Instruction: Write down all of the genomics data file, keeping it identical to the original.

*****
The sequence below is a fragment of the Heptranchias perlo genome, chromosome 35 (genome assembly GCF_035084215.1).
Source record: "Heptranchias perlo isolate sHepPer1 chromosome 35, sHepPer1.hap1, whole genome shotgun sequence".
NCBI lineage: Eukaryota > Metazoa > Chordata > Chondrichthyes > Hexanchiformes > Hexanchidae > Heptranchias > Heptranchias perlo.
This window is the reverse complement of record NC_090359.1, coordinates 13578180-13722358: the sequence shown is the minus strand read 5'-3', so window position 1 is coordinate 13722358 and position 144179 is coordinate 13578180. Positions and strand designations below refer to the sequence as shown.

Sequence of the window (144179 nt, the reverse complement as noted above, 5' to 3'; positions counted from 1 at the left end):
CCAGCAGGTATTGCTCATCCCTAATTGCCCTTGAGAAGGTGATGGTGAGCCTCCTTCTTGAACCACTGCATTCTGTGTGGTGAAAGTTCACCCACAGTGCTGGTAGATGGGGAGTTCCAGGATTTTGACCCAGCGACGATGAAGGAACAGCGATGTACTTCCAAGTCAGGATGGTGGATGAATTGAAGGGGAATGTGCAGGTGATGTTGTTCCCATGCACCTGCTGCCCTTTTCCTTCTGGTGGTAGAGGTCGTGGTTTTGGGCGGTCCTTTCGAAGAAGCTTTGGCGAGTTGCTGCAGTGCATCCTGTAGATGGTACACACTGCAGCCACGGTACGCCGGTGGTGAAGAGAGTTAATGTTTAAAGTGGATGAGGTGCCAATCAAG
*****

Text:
The sequence below is a fragment of the Heptranchias perlo genome, chromosome 35 (genome assembly GCF_035084215.1).
Source record: "Heptranchias perlo isolate sHepPer1 chromosome 35, sHepPer1.hap1, whole genome shotgun sequence".
NCBI lineage: Eukaryota > Metazoa > Chordata > Chondrichthyes > Hexanchiformes > Hexanchidae > Heptranchias > Heptranchias perlo.
This window is the reverse complement of record NC_090359.1, coordinates 13578180-13722358: the sequence shown is the minus strand read 5'-3', so window position 1 is coordinate 13722358 and position 144179 is coordinate 13578180. Positions and strand designations below refer to the sequence as shown.

Sequence of the window (144179 nt, the reverse complement as noted above, 5' to 3'; positions counted from 1 at the left end):
CCAGCAGGTATTGCTCATCCCTAATTGCCCTTGAGAAGGTGATGGTGAGCCTCCTTCTTGAACCACTGCATTCTGTGTGGTGAAAGTTCACCCACAGTGCTGGTAGATGGGGAGTTCCAGGATTTTGACCCAGCGACGATGAAGGAACAGCGATGTACTTCCAAGTCAGGATGGTGGATGAATTGAAGGGGAATGTGCAGGTGATGTTGTTCCCATGCACCTGCTGCCCTTTTCCTTCTGGTGGTAGAGGTCGTGGTTTTGGGCGGTCCTTTCGAAGAAGCTTTGGCGAGTTGCTGCAGTGCATCCTGTAGATGGTACACACTGCAGCCACGGTACGCCGGTGGTGAAGAGAGTTAATGTTTAAAGTGGATGAGGTGCCAATCAAG